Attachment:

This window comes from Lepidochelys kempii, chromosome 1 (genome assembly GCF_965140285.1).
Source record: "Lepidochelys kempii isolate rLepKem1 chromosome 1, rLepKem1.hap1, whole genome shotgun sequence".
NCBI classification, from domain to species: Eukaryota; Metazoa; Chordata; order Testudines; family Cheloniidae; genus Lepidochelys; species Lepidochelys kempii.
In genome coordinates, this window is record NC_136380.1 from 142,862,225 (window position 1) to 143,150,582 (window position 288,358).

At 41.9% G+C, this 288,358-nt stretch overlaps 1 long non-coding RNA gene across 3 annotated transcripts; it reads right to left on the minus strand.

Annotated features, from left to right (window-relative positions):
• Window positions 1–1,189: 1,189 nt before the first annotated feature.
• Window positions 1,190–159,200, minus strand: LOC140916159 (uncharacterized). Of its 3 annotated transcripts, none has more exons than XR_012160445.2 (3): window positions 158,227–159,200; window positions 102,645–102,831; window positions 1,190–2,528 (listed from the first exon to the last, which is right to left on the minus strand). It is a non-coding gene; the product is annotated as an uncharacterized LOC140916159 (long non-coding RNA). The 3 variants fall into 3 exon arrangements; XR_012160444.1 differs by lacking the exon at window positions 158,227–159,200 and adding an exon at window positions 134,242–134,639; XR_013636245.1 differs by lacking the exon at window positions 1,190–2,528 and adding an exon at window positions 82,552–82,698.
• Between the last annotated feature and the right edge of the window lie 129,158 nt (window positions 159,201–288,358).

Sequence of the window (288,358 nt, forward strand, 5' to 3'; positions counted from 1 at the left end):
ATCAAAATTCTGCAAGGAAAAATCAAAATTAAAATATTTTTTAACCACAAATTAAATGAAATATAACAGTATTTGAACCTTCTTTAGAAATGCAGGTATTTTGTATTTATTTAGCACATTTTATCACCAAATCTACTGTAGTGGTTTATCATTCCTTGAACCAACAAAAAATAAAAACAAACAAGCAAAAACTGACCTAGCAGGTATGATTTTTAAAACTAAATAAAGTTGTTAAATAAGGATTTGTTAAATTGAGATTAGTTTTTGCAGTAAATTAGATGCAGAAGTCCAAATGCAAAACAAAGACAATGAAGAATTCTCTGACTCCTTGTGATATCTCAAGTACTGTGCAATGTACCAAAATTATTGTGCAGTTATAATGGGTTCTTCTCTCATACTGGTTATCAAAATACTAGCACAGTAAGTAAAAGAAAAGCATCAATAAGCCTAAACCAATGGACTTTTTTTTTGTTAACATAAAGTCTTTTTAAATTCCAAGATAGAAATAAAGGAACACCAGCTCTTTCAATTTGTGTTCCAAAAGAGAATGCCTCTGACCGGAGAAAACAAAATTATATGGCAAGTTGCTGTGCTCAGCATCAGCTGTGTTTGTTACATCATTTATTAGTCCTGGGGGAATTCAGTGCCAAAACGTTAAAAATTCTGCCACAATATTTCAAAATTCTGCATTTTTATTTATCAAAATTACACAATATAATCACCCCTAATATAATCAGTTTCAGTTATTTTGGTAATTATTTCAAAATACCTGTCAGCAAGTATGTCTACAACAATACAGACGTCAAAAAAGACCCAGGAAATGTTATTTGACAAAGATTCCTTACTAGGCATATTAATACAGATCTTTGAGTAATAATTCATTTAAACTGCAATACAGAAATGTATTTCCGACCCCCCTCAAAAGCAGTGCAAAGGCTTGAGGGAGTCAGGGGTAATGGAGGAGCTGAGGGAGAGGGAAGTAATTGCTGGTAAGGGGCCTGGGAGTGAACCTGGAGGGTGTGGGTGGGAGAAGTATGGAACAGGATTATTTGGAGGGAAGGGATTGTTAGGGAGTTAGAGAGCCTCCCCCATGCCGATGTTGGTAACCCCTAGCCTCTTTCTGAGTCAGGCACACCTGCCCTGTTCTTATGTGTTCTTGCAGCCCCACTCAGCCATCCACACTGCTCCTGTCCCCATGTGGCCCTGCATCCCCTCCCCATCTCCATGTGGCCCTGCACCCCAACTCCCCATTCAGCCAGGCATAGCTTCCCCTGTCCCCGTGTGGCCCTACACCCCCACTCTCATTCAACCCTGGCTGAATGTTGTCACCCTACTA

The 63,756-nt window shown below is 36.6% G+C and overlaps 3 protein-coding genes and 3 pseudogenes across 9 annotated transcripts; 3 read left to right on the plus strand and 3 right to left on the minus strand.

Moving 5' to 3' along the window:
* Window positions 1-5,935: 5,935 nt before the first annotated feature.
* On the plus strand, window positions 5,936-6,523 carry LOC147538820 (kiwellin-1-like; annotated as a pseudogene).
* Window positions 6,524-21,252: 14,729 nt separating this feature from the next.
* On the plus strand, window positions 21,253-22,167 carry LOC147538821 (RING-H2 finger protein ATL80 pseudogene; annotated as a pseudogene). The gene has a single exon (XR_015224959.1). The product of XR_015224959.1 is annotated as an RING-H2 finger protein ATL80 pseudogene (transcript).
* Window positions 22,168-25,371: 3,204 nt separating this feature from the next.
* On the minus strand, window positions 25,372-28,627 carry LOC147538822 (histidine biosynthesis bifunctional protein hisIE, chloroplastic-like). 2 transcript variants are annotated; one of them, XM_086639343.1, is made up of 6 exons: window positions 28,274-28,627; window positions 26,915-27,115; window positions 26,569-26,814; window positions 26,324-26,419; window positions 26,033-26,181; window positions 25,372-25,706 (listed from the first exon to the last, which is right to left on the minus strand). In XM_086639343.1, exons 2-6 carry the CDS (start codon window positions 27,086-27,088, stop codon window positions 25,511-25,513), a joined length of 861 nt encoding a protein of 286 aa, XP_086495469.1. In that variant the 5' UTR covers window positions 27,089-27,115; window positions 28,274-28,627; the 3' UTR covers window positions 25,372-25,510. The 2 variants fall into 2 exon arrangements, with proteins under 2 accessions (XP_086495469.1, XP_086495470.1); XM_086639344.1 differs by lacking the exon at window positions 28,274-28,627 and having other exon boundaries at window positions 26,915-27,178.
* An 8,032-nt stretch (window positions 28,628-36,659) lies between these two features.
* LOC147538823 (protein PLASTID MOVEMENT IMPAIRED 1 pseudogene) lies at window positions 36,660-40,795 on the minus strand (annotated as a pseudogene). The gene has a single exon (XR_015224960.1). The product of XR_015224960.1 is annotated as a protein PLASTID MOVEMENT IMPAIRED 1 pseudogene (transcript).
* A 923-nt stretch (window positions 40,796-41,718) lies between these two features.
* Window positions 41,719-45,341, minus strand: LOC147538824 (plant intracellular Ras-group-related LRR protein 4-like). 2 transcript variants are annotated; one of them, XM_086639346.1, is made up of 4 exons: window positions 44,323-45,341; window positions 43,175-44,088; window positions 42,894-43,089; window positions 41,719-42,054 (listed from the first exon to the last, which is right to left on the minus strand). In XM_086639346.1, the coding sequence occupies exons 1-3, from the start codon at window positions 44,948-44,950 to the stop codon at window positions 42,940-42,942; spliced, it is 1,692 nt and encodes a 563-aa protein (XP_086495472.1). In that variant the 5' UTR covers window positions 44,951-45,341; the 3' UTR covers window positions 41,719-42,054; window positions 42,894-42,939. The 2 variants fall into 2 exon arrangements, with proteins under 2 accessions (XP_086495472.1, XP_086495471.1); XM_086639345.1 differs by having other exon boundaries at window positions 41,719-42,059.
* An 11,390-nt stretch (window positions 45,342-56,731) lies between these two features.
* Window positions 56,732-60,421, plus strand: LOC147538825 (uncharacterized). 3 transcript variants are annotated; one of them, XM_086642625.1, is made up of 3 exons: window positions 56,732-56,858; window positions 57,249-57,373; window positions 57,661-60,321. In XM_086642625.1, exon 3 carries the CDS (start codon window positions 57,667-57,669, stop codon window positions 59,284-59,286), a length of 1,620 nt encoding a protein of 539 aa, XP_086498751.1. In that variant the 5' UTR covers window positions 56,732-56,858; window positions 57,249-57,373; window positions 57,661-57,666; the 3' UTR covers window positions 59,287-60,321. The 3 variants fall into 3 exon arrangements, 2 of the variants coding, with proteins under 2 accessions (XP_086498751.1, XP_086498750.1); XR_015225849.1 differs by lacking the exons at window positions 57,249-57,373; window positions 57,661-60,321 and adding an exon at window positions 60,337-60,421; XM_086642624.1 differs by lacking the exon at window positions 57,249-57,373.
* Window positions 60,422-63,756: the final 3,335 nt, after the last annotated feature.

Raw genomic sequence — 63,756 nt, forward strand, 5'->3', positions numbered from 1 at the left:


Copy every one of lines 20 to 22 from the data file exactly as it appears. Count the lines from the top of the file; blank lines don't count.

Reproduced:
* An 8,032-nt stretch (window positions 28,628-36,659) lies between these two features.
* LOC147538823 (protein PLASTID MOVEMENT IMPAIRED 1 pseudogene) lies at window positions 36,660-40,795 on the minus strand (annotated as a pseudogene). The gene has a single exon (XR_015224960.1). The product of XR_015224960.1 is annotated as a protein PLASTID MOVEMENT IMPAIRED 1 pseudogene (transcript).
* A 923-nt stretch (window positions 40,796-41,718) lies between these two features.